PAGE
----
Last August, I posted that I was in the middle of a seemingly interminable reading rut. At that point, the rut had been going on for the better part of my 2018, and unfortunately it really sucked the joy out of reading for me. But almost immediately after posting, I did something that snapped me out of it: I went on vacation.
Two, actually. The first was a car trip to the beach for a weekend, and the second was a two week sojourn to Japan, which meant countless hours on a trans-Pacific flight. Any time I take a vacation, I make a ritual trip to the library (although on these occasions it was actually a virtual trip to my library’s Overdrive page) and pick out books that aren’t from my usual genres but pique my interest anyway.
Mixing up my reading list helped me engage more, so I didn’t feel like I was retreading the same genre tropes over and over. Without further ado, here are a few of the books that helped me reconnect with my reading.
An Enchantment of Ravens by Margaret Rogerson
Faeries are usually a non-starter for me. I don’t know why, they just are. But An Enchantment of Ravens came highly recommended to me, so I gave it a chance. I listened to this as an audiobook on my drive to the beach, which I think was the perfect way to consume this book. The writing was lyrical and ethereal, with vivid descriptions that didn’t feel excessive. I adored that it didn’t get too caught up in the nitty-gritty details of the world and concentrated on the give and take between the two main characters—Isobel, a gifted painter, and Rook, a faerie prince. It stuck with me for several weeks after I read it and was disappointed there wouldn’t be a sequel (and later overjoyed to find out Rogerson has another book coming out this spring)!
Just the Funny Parts by Nell Scovell
I had never heard of Nell Scovell before I read about her memoir on the 2018 NPR Book Concierge, but she’s worked on a lot of TV shows I love. I don’t always click with entertainment industry memoirs—they often end up reading as too fawning, too navel-gazing, or just plain under-written. Scovell sets her story apart in this regard by not pulling any punches. She’s frank about the sexism and harassment she faced coming up in the industry. The accounts are often cringeworthy and dispiriting, but she’s a comedy writer, so they are balanced by laugh-out-loud jokes throughout the book.
The Bear and the Nightingale by Katherine Arden
This book had been floating around in my atmosphere for a while, but I just hadn’t gotten around to reading it yet. I actually had something of a false start—I began with the audiobook but it wasn’t working for me. A few weeks later, I recommitted and checked out a physical copy from the library, and boy was I glad I did! With a beautiful, mystical medieval Russian setting, it brought me back to hearing tales of Baba Yaga when I was a kid while still having the complexities and subtleties of an adult fantasy. Vasya is one of the most compelling heroines I’ve read in a long time, and it did not take me any time at all to devour the sequels.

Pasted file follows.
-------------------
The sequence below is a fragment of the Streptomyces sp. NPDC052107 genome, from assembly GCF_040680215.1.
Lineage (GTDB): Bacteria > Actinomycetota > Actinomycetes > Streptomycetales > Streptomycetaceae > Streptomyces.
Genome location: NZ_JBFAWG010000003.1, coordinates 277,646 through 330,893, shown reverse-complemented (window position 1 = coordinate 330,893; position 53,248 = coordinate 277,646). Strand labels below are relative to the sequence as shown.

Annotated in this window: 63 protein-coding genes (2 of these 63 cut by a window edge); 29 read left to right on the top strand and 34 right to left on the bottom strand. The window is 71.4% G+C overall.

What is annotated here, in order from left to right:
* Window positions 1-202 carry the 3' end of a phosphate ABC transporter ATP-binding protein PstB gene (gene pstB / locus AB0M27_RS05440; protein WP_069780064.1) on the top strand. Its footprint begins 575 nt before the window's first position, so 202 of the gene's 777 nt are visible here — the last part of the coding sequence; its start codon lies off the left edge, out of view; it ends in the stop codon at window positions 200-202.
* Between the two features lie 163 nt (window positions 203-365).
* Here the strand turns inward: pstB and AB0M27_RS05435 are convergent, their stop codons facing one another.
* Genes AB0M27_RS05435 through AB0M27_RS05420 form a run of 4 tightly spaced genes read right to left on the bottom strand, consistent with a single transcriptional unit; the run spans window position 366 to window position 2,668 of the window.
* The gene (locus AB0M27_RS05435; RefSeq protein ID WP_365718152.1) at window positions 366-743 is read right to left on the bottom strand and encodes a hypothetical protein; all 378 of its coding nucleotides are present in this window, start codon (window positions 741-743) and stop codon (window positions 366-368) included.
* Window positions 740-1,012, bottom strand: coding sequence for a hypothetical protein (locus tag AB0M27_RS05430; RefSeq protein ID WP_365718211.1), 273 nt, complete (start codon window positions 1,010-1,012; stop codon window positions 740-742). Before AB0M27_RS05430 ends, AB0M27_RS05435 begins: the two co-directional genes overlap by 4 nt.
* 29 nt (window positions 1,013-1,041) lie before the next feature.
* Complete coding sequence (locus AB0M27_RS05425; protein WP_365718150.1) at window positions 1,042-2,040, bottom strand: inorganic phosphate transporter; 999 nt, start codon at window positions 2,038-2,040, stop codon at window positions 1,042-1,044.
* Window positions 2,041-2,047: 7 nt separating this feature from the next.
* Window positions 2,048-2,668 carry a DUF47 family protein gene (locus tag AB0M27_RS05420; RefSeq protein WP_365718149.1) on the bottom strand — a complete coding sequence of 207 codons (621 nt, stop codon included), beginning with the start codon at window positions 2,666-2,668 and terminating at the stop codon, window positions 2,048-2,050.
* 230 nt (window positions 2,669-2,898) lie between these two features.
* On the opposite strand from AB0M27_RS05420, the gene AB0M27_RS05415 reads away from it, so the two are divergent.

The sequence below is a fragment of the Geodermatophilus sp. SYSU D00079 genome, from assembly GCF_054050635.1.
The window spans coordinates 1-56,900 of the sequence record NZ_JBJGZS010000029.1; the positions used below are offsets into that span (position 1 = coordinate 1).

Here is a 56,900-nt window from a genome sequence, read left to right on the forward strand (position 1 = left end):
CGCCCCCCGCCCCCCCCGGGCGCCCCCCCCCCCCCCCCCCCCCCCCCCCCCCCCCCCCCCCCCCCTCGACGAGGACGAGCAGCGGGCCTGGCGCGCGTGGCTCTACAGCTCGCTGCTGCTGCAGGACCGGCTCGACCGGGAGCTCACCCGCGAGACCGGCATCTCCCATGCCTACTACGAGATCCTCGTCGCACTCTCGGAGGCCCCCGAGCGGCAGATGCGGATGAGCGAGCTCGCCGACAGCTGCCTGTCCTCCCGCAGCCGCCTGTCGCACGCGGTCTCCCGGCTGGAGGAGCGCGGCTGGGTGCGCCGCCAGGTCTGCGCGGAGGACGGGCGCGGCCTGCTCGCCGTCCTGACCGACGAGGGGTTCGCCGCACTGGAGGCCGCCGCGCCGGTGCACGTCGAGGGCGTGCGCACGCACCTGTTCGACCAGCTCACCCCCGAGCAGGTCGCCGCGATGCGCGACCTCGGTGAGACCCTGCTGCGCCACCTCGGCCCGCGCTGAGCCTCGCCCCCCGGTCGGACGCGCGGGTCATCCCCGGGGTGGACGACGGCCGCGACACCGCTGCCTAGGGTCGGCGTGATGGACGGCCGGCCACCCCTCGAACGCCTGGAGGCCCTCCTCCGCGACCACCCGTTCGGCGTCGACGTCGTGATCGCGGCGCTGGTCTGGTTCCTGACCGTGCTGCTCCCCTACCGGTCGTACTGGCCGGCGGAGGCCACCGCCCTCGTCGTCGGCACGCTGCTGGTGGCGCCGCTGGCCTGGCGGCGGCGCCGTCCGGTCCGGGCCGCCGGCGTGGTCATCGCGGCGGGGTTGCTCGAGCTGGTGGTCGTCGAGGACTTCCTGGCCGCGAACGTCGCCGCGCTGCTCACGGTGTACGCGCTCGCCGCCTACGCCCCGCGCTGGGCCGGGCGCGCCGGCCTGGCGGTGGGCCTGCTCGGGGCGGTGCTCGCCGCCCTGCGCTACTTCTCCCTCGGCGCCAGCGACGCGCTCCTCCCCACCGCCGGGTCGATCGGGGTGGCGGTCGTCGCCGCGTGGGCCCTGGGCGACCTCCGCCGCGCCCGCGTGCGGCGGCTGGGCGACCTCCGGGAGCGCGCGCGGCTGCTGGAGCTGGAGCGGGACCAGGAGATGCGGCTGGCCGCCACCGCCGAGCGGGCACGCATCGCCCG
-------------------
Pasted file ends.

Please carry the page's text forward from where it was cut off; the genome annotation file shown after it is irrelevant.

Educated by Tara Westover
Educated was another book that was introduced to me via the NPR Book Concierge. Westover’s account of being raised by religious fundamentalist Mormon parents in isolated in rural Idaho, never going to school or being treated by a doctor, is stark. Coming from a fairly agnostic household, her life read as completely foreign to me, equal parts infuriating and inspiring. I tend to read non-fiction more slowly than fiction, but this I consumed in one sitting. It also served as a great complement to the recently-released and also very excellent podcast Standoff: What Happened at Ruby Ridge? from Slate.
My Lady Jane by Cynthia Hand, Jodi Meadows, and Brodi Ashton
I had no idea what to expect with My Lady Jane, and it still surprised me! Even though I majored in medieval history, I didn’t know much about Lady Jane Grey. I think, all things considered, that was a good thing, because if you’re expecting a faithful retelling of the life of the Nine Days Queen, you’re not going to find it here. It’s hard to write about without giving too much away, but it’s a zany romp with a surprisingly sweet romance. I can’t remember the last time I smiled so much while reading! Just prepare yourself for a few too many references to The Princess Bride.
Have you read anything that surpassed your expectations lately? Let me know in a comment!
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